Some of our most innovative business leaders have drawn on principles that can trace their origins back to India, finding that yoga, meditation and renewal are a much-needed counterpoint to a Western workplace culture fueled by burnout, stress, sleep deprivation and exhaustion. Consider the book that Steve Jobs asked to be given out at his memorial: not a business manual, not a book about tech innovation but "The Autobiography of a Yogi," by Paramahansa Yogananda, one of the people who helped popularize meditation in the West.
Jobs had spent time in India and was particularly taken with the role of intuition in the everyday lives of Indians.
"The people in the Indian countryside don’t use their intellect like we do, they use their intuition instead, and their intuition is far more developed than in the rest of the world," Jobs said. "Intuition is a very powerful thing, more powerful than intellect, in my opinion. That’s had a big impact on my work."
And this power of intuition and mindfulness is increasingly, and conclusively, validated by science. Last October, I traveled to Dharamsala for a small gathering with the Dalai Lama organized by theMind and Life Institute. During my stay, it was impossible not to notice just how deeply a sense of gratitude is embedded in daily Indian life, with every meal starting with a simple prayer, even in the midst of poverty.
People think of the Dalai Lama as a spiritual leader, and he is certainly that, but listening to him and many of the monks present, it was fascinating to see the way they are looking to science (specifically neuroscience) to convince a skeptical, secular society of the power of contemplation and compassion to change our lives and our world.
A huge part of India’s potential lies in its ability to rediscover practices rooted in its own past, and to incorporate them into every part of life, including politics. Prime Minister Narendra Modi waselected in May on a platform of tackling India’s infrastructure needs and soaring inequality and poverty. But political leadership is about improving lives in every way possible. Last month, Modi appointed India’s first minister for yoga, Shripad Yesso Naik. India already had a department within the Health Ministry focusing on Ayurveda and yoga, not only conducting new research but raising awareness around these practices and their benefits. But Naik’s appointment takes this commitment to the next level, positioning India to be an even stronger global leader on well-being.
"Yoga should not be just an exercise for us, but it should be a means to get connected with the world and with nature," Modi said in a September address at the United Nations General Assembly. "It should bring a change in our lifestyle and create awareness in us, and it can help fighting against climate change." In the same speech he called for the creation of a World Yoga Day.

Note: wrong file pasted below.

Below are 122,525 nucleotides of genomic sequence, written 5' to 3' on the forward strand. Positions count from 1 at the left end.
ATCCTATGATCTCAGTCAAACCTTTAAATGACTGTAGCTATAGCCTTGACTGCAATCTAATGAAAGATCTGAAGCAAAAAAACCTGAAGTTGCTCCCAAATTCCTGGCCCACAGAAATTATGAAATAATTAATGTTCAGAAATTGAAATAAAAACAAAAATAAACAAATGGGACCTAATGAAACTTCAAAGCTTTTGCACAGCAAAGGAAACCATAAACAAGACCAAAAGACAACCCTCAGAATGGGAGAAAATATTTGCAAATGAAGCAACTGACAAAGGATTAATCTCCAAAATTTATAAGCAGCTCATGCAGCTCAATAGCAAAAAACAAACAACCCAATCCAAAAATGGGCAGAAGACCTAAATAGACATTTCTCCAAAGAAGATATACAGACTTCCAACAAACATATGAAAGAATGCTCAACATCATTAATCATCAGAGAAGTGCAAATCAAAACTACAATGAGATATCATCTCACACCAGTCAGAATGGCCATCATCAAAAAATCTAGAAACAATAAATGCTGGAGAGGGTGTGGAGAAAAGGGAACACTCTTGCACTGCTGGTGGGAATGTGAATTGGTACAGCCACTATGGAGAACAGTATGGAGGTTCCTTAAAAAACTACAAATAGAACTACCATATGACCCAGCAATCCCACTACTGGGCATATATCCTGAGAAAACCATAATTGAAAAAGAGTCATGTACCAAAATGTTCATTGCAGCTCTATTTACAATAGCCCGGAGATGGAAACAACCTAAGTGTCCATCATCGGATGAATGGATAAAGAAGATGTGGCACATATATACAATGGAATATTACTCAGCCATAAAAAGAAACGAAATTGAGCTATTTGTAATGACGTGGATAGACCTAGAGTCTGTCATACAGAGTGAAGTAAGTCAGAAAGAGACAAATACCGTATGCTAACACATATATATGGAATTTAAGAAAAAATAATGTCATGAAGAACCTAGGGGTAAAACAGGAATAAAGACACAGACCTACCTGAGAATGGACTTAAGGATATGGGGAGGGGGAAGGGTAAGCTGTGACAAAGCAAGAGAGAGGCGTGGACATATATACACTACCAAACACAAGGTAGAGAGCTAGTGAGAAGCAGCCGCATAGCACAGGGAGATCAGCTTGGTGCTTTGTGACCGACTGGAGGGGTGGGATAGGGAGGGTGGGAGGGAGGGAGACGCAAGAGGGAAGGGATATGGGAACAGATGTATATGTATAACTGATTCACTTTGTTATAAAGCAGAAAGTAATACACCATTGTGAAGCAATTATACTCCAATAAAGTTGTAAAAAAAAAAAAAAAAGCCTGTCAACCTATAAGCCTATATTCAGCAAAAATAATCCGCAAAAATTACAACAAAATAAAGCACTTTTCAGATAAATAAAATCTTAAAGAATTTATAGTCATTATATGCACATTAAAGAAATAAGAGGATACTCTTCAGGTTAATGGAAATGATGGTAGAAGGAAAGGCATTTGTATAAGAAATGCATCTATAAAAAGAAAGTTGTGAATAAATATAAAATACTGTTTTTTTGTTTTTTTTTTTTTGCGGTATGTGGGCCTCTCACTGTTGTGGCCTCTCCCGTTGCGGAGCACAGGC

Technology has disrupted just about every aspect of Indian society, and there are over 240 millionInternet users in India — more than there are in the U.S. And Indians are overwhelmingly using mobile: Of the more than 100 million Indians using Facebook, more than 84 million access it through a mobile device.
Even as India modernizes, it’s taking its ancient wisdom along. This is true even in the world of business. Many leaders are stepping up to make changes in the workplace that can alleviate burnout and help employees tap into their full potential. Nearly a third of employers now offer some sort of stress-relief program, including yoga, tai chi and awareness programs.
And practically everyone I’ve met on my trip here has some form of spiritual practice, and what’s more, they are eager to talk about it — and tweet about it!
While HuffPost India will be reporting on all the challenges India is facing and all that is dysfunctional and not working, we’ll also be relentlessly telling the stories of what is working. To start with, we are spotlighting organizations that are tapping into Indians’ collective creativity and compassion to improve the lives of individuals and communities.
(Arianna Huffington is president and editor-in-chief of Huffington Post Media Group. Her email address is


HUFFINGTONArianna Huffington is the co-founder, chair, president and editor-in-chief of The Huffington Post, which won a Pulitzer Prize in 2012. Huffington is the author of 14 books, including “Third World America: How Our Politicians are Abandoning the Middle Class and Betraying the American Dream,” “On Becoming Fearless … in Love, Work, and Life,” 2014’s “Thrive: The Third Metric to Redefining Success and Creating a Life of Well-Being, Wisdom, and Wonder.”
Originally from Greece, Arianna moved to England when she was 16 and graduated from Cambridge University with an M.A. in economics. At 21, she became president of the famed debating society, the Cambridge Union.
Huffington is co-host of “Left, Right & Center,” public radio’s popular political roundtable program, and is a frequent guest on television shows such as “Charlie Rose,” “Real Time with Bill Maher,” “Inside Politics,” “Hardball,” and “Countdown.” She has been named to the Time 100, Time Magazine’s list of the world’s 100 most influential people, the Forbes Most Influential Women In Media and the Forbes Most Powerful Women list.